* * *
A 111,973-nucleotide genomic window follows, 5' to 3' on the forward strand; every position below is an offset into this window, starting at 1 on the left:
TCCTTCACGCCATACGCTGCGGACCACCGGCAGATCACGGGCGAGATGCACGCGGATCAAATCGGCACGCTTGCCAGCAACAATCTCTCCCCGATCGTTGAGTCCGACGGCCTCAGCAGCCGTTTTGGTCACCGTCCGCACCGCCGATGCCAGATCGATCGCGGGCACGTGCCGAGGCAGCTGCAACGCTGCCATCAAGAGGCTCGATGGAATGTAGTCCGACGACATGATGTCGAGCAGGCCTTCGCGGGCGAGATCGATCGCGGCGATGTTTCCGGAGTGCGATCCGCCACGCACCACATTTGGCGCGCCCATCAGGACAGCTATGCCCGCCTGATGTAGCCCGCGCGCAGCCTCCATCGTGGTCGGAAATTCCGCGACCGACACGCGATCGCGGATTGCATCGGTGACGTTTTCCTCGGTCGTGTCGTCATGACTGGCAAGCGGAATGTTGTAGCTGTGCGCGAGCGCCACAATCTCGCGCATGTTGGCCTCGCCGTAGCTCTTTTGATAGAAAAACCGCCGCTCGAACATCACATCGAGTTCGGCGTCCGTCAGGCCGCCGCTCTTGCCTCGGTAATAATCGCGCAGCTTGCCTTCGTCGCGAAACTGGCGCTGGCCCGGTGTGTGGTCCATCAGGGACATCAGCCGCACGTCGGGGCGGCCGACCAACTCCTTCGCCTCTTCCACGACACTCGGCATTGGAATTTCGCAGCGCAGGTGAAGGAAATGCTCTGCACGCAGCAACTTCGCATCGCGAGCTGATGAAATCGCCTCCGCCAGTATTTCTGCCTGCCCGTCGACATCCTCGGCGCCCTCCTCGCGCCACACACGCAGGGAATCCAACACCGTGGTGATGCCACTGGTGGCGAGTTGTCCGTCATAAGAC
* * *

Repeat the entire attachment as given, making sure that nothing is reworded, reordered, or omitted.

A 111,973-nucleotide genomic window follows, 5' to 3' on the forward strand; every position below is an offset into this window, starting at 1 on the left:
TCCTTCACGCCATACGCTGCGGACCACCGGCAGATCACGGGCGAGATGCACGCGGATCAAATCGGCACGCTTGCCAGCAACAATCTCTCCCCGATCGTTGAGTCCGACGGCCTCAGCAGCCGTTTTGGTCACCGTCCGCACCGCCGATGCCAGATCGATCGCGGGCACGTGCCGAGGCAGCTGCAACGCTGCCATCAAGAGGCTCGATGGAATGTAGTCCGACGACATGATGTCGAGCAGGCCTTCGCGGGCGAGATCGATCGCGGCGATGTTTCCGGAGTGCGATCCGCCACGCACCACATTTGGCGCGCCCATCAGGACAGCTATGCCCGCCTGATGTAGCCCGCGCGCAGCCTCCATCGTGGTCGGAAATTCCGCGACCGACACGCGATCGCGGATTGCATCGGTGACGTTTTCCTCGGTCGTGTCGTCATGACTGGCAAGCGGAATGTTGTAGCTGTGCGCGAGCGCCACAATCTCGCGCATGTTGGCCTCGCCGTAGCTCTTTTGATAGAAAAACCGCCGCTCGAACATCACATCGAGTTCGGCGTCCGTCAGGCCGCCGCTCTTGCCTCGGTAATAATCGCGCAGCTTGCCTTCGTCGCGAAACTGGCGCTGGCCCGGTGTGTGGTCCATCAGGGACATCAGCCGCACGTCGGGGCGGCCGACCAACTCCTTCGCCTCTTCCACGACACTCGGCATTGGAATTTCGCAGCGCAGGTGAAGGAAATGCTCTGCACGCAGCAACTTCGCATCGCGAGCTGATGAAATCGCCTCCGCCAGTATTTCTGCCTGCCCGTCGACATCCTCGGCGCCCTCCTCGCGCCACACACGCAGGGAATCCAACACCGTGGTGATGCCACTGGTGGCGAGTTGTCCGTCATAAGAC